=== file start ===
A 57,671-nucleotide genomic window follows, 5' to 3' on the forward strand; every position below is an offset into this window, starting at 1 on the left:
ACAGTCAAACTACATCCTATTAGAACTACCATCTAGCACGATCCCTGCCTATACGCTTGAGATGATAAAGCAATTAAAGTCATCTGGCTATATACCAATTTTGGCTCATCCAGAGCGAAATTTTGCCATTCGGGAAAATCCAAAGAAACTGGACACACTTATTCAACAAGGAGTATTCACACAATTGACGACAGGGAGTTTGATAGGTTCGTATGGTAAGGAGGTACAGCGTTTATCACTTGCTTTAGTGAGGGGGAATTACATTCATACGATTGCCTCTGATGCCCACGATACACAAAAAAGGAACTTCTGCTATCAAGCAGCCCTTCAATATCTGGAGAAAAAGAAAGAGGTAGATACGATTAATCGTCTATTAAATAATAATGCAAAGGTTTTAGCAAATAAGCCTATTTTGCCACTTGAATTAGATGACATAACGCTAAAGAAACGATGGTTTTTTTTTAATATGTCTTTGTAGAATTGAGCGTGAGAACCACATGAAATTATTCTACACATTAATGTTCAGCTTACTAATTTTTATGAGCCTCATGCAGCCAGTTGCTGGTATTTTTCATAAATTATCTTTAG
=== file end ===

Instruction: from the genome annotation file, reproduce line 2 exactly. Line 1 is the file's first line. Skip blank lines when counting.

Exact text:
ACAGTCAAACTACATCCTATTAGAACTACCATCTAGCACGATCCCTGCCTATACGCTTGAGATGATAAAGCAATTAAAGTCATCTGGCTATATACCAATTTTGGCTCATCCAGAGCGAAATTTTGCCATTCGGGAAAATCCAAAGAAACTGGACACACTTATTCAACAAGGAGTATTCACACAATTGACGACAGGGAGTTTGATAGGTTCGTATGGTAAGGAGGTACAGCGTTTATCACTTGCTTTAGTGAGGGGGAATTACATTCATACGATTGCCTCTGATGCCCACGATACACAAAAAAGGAACTTCTGCTATCAAGCAGCCCTTCAATATCTGGAGAAAAAGAAAGAGGTAGATACGATTAATCGTCTATTAAATAATAATGCAAAGGTTTTAGCAAATAAGCCTATTTTGCCACTTGAATTAGATGACATAACGCTAAAGAAACGATGGTTTTTTTTTAATATGTCTTTGTAGAATTGAGCGTGAGAACCACATGAAATTATTCTACACATTAATGTTCAGCTTACTAATTTTTATGAGCCTCATGCAGCCAGTTGCTGGTATTTTTCATAAATTATCTTTAG